John Creswell (sportsman)

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John Creswell (8 December 1858 – 24 March 1909), often known as "Jack", was a South Australian businessman chiefly remembered for his contribution to the sports of cricket and Australian rules football, but who made his mark in various other fields in a short but vigorous life.

History[edit]

John was born in Woodville, South Australia, the son of John Thomas Creswell (ca.1815 – 24 August 1874) and Mary Ann (née Smith),[1] a pioneer of Port Adelaide, and was educated at St. Peter's College, Adelaide. He joined the accounting firm of F. S. C. Driffield, which he took over on the death of Driffield. He was an enthusiastic and competent cricketer, exponent of lawn bowls and one of the founders of the South Australian Football Association in 1876 and represented South Australia in inter-colonial matches.[2] In 1893 he stood for the Southern District seat in the Legislative Council of South Australia but was decisively beaten by the incumbent J. H. Gordon.[3]

He was Adelaide manager for the National Fire and Marine Insurance Company of New Zealand, which frequently took him to that country.[1]

He was also:

Of these, the Agricultural Society position at least was salaried; amounting to £400 per annum in 1902, with £165 as a commission, though he had to pay for clerical assistance from this amount. He was also supplied with an office which he was free to use for other business.[7]

He was succeeded in several of his secretarial positions by his business associate J. A. Riley.

Character[edit]

He was a man of cheerful disposition who despite his many interests, was able to fill each reliably and more than competently, and was capable of infecting others with a similar enthusiasm and confidence in a successful outcome. He was a man of exceptional probity.[8] His organising ability and good luck were legendary; the fact of "Jack" Creswell being on a committee was practically a guarantee of success.[9] Above all, he was courteous, unselfish and considerate.[10]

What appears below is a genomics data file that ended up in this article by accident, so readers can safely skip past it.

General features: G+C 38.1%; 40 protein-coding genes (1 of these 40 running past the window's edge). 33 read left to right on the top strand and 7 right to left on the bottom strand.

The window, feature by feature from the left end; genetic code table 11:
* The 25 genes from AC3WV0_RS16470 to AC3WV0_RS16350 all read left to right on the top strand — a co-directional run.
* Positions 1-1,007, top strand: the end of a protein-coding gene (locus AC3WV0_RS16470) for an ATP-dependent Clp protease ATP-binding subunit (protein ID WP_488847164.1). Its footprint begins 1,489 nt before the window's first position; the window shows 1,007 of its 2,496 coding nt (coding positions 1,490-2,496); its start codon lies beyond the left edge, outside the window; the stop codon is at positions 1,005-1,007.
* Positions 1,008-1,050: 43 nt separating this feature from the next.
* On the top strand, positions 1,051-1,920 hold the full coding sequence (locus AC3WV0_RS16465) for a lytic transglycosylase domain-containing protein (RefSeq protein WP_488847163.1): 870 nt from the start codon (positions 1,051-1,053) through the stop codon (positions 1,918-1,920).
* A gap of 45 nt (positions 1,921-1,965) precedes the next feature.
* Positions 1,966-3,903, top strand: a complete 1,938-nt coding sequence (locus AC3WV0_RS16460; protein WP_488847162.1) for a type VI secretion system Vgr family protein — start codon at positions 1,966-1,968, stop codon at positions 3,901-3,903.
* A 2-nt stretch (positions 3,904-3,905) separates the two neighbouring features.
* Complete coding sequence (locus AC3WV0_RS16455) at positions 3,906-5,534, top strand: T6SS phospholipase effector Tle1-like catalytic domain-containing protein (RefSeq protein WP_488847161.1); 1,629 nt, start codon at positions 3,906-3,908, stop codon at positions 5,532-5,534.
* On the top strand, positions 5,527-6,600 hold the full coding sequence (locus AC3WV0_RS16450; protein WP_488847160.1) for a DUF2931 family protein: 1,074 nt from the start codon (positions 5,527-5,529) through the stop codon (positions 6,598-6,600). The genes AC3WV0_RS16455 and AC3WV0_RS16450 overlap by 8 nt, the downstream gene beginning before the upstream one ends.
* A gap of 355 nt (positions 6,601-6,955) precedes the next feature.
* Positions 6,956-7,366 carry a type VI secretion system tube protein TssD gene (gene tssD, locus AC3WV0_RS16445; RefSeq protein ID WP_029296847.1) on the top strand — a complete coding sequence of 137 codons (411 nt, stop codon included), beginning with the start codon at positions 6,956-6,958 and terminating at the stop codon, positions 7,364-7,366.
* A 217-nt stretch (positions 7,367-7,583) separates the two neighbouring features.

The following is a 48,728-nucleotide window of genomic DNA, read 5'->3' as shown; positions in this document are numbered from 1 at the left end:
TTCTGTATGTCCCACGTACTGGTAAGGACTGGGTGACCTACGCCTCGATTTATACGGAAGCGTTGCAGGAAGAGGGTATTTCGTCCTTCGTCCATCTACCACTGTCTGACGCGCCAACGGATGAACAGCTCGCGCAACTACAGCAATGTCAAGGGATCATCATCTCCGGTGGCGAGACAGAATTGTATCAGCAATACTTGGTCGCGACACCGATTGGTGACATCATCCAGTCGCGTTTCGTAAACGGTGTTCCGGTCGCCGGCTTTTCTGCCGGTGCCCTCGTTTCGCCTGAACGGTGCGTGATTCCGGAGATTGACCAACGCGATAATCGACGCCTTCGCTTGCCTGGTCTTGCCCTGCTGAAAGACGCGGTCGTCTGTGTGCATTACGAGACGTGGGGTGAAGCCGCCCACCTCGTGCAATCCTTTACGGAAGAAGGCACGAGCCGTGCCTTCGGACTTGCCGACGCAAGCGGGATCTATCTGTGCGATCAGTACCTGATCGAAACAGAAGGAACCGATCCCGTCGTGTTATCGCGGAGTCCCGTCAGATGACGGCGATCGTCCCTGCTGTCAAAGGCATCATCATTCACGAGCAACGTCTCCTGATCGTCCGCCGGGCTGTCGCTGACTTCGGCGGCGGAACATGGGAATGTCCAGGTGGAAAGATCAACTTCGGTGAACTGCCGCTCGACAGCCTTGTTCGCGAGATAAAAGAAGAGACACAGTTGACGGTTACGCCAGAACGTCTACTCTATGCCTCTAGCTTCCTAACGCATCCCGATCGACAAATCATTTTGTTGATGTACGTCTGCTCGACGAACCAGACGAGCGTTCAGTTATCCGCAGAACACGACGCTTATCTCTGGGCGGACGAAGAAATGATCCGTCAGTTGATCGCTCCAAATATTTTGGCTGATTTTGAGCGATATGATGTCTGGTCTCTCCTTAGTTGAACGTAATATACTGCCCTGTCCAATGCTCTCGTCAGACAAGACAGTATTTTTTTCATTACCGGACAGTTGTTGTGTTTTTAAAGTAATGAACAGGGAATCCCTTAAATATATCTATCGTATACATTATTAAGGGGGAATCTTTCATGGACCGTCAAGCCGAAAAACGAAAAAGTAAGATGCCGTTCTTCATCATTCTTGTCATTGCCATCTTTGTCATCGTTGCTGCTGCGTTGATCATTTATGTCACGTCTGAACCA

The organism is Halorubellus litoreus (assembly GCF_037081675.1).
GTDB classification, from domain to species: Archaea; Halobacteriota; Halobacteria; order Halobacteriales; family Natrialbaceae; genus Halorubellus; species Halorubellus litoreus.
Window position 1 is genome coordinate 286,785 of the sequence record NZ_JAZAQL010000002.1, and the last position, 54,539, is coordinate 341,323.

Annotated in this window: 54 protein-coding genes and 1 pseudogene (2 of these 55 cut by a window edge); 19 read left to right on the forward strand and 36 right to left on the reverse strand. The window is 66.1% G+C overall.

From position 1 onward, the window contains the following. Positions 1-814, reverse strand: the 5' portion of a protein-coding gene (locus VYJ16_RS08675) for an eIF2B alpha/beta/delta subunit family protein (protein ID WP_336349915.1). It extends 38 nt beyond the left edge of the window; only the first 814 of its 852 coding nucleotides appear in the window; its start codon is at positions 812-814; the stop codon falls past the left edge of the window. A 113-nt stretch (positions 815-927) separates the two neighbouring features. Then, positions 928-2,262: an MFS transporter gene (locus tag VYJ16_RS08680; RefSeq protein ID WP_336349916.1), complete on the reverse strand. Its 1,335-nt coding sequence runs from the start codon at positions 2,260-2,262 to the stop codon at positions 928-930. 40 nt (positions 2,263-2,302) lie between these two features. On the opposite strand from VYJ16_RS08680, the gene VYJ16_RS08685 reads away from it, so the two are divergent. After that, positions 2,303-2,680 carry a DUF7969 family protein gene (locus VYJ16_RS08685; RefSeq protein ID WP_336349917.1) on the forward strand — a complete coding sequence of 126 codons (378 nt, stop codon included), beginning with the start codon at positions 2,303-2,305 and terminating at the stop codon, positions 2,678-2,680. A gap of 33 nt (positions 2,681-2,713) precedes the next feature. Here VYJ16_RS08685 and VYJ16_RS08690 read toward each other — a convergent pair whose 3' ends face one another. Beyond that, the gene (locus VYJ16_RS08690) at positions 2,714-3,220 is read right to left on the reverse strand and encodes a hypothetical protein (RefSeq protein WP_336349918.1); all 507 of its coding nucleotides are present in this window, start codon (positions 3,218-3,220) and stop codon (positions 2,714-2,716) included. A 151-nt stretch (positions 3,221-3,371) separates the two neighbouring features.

Family[edit]

John's eldest sister Mary Ann Sarah Creswell married William Francis Everard, son of Charles John Everard (1821–1892) and grandson of Charles George Everard of Ashford, on 29 December 1881.

John married Elizabeth Maria "Lillie" Kingsborough (ca.1860 – 26 September 1927) on 4 June 1884. They had a son and four daughters:

  • eldest daughter (7 May 1885 – )
  • Hazel (21 December 1886 – ) married Ralph Newland, son of Simpson Newland on 7 June 1909
  • John (28 May 1891 – ) married ? Moorhouse on 10 February 1926
  • Katrine Thornton (16 April 1895 – ) married Geoffrey Hardman Howard on 30 April 1925
  • Jean Thornton (29 July 1897 – ) engaged to Owen Kyffin Thomas, son of Sir Robert Kyffin Thomas

Death and recognition[edit]

Creswell suffered an apoplectic stroke following a brain haemhorrhage, and died the same day at his home in High Street, Unley Park.[2]

  • The John Creswell Stand at Adelaide Oval was named in his honour. That stand was replaced with the Sir Donald Bradman stand in 1990. This was in turn demolished in April 2012.